Northeast India, has a unique culture and tradition with different tribes coexisting together. Among them are Nagas having a unique history as headhunters, who were also the last community in India to cast aside headhunting and embracing Christianity.
Naga is a vaguely defined umbrella term for several tribes of North-east India and Upper Burma (Myanmar). Out of 66 Naga tribes, Nagaland homes to 16 with 14 different spoken languages and 17 dialects. Nagamese is the most spoken and English as its official language.
Unfortunately, there aren’t any authentic written records about its history and migration, as it was heavily based on oral culture, passing from one generation to another. Moreover, there is very little teaching tradition and folklore in the school curriculum, which has unintentionally led to the gradual decline of interest among the younger generation.
One of the forgotten sacred traditions was, for a child to be considered as a man and to marry a high-status woman, one must hunt for heads as a ritual. As of now, these practices are abandoned with the introduction of Christianity by Missionaries.
“Early Christian missionaries saw everything traditional as antichrist and prohibited it, from traditional songs to hairstyle to rice beer,” said Tuisem Ngakang, Former assistant professor, Hindu College (DU). Most of the ritual music associated with events like rice-pounding, house building is lost. With the advancement of technology and, western influence, the Nagas are slowly absorbing the foreign culture and their lifestyle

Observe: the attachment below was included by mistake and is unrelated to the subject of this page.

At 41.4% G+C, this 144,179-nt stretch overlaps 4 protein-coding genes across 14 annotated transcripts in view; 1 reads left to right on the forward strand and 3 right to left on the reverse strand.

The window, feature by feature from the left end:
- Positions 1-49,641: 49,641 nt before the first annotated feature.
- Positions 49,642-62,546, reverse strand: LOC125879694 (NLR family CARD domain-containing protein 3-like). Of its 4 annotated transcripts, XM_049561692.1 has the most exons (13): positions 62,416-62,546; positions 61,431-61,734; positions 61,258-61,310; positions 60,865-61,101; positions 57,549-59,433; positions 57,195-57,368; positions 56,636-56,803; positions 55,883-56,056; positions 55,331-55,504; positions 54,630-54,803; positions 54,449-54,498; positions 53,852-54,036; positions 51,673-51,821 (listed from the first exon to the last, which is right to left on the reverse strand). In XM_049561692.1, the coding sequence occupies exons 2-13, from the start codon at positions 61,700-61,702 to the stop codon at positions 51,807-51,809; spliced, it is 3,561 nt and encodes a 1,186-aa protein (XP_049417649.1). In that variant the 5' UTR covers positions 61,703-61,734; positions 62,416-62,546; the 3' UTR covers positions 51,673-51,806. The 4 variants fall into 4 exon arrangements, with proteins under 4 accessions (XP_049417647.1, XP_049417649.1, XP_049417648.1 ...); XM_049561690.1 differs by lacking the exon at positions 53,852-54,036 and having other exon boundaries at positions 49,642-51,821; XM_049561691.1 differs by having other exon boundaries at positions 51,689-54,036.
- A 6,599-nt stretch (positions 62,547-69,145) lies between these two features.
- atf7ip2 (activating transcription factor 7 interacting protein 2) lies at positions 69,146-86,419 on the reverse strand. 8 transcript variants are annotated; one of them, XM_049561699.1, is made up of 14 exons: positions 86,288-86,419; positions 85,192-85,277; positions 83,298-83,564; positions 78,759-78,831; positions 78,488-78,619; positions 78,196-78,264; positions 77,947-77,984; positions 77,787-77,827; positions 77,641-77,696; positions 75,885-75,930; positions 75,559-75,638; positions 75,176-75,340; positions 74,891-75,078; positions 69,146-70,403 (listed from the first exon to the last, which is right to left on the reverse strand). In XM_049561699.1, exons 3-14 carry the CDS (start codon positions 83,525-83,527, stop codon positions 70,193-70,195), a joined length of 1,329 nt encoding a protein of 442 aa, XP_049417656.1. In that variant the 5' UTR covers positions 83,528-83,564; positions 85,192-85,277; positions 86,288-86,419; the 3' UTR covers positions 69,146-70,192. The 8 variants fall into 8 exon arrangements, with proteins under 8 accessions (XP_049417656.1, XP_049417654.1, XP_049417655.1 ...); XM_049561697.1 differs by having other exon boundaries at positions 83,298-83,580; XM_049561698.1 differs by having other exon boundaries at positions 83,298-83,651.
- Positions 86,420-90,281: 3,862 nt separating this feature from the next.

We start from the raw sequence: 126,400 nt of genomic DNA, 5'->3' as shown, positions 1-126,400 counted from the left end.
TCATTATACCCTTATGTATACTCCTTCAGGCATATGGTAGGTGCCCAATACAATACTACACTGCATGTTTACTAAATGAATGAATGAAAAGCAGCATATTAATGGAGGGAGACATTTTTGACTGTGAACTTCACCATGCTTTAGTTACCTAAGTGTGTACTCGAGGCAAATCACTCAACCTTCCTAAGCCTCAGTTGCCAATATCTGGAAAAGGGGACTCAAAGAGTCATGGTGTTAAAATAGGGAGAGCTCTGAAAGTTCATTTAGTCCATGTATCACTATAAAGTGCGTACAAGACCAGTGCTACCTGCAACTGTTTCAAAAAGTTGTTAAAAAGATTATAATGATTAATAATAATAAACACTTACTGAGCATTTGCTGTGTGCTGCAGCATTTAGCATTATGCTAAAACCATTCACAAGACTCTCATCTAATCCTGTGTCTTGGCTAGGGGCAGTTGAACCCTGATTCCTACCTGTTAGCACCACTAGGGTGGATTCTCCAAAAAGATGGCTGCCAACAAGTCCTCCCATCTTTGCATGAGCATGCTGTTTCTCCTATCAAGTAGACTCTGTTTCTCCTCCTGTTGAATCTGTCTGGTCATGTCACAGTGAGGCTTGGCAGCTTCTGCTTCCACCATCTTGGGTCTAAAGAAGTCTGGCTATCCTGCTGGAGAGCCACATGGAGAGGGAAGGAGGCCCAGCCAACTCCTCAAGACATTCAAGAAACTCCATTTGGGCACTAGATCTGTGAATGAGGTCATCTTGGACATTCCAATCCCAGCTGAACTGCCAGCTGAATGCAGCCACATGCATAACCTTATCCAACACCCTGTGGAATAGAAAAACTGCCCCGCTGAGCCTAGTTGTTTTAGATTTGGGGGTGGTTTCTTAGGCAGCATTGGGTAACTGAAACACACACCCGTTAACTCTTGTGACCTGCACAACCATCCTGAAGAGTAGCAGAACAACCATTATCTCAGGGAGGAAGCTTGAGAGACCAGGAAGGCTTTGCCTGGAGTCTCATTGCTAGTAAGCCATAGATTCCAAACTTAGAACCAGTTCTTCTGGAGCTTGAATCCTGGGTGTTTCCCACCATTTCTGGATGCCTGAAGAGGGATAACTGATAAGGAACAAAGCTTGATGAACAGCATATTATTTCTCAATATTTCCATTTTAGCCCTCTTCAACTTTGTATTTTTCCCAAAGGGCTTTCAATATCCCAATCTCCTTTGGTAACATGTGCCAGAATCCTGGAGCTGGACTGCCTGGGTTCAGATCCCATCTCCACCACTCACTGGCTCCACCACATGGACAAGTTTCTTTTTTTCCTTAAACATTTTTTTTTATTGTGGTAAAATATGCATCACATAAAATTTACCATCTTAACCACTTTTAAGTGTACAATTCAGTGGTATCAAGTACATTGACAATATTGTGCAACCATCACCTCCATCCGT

Notably, the Korean wave (Hallyu), which gained so much popularity, is heavily influencing the minds of the youths, but they can’t be blamed altogether as the younger generation will only know what they are taught. Interestingly, coping with western culture has helped the Nagas to improve the quality of life by broadening their mindset, which has made Nagaland as one of the safest places for women in India.
Nagaland government’s advisor for tourism, art, and culture, Mr. H Khehovi Yepthomi, has admitted nothing much has been done to preserve the tradition and the Naga folklore. Some of the steps initiated by the government were to identify cultural heritage sites and to document the oral tradition. Along with organizing the mini Hornbill festivals throughout the state. The Hornbill festival boasts one of the largest music festivals in the country, providing platforms for aspiring artists, while also helping the state to preserve the culture and tradition of the state.
However, its tradition and custom are gradually disappearing. Although the initiatives have been taken to preserve, the society based on oral tradition has posed a challenge for the present since the old ones are slowly fading away.
Written by: Ashutosh Roy, The North-Eastern Chronicle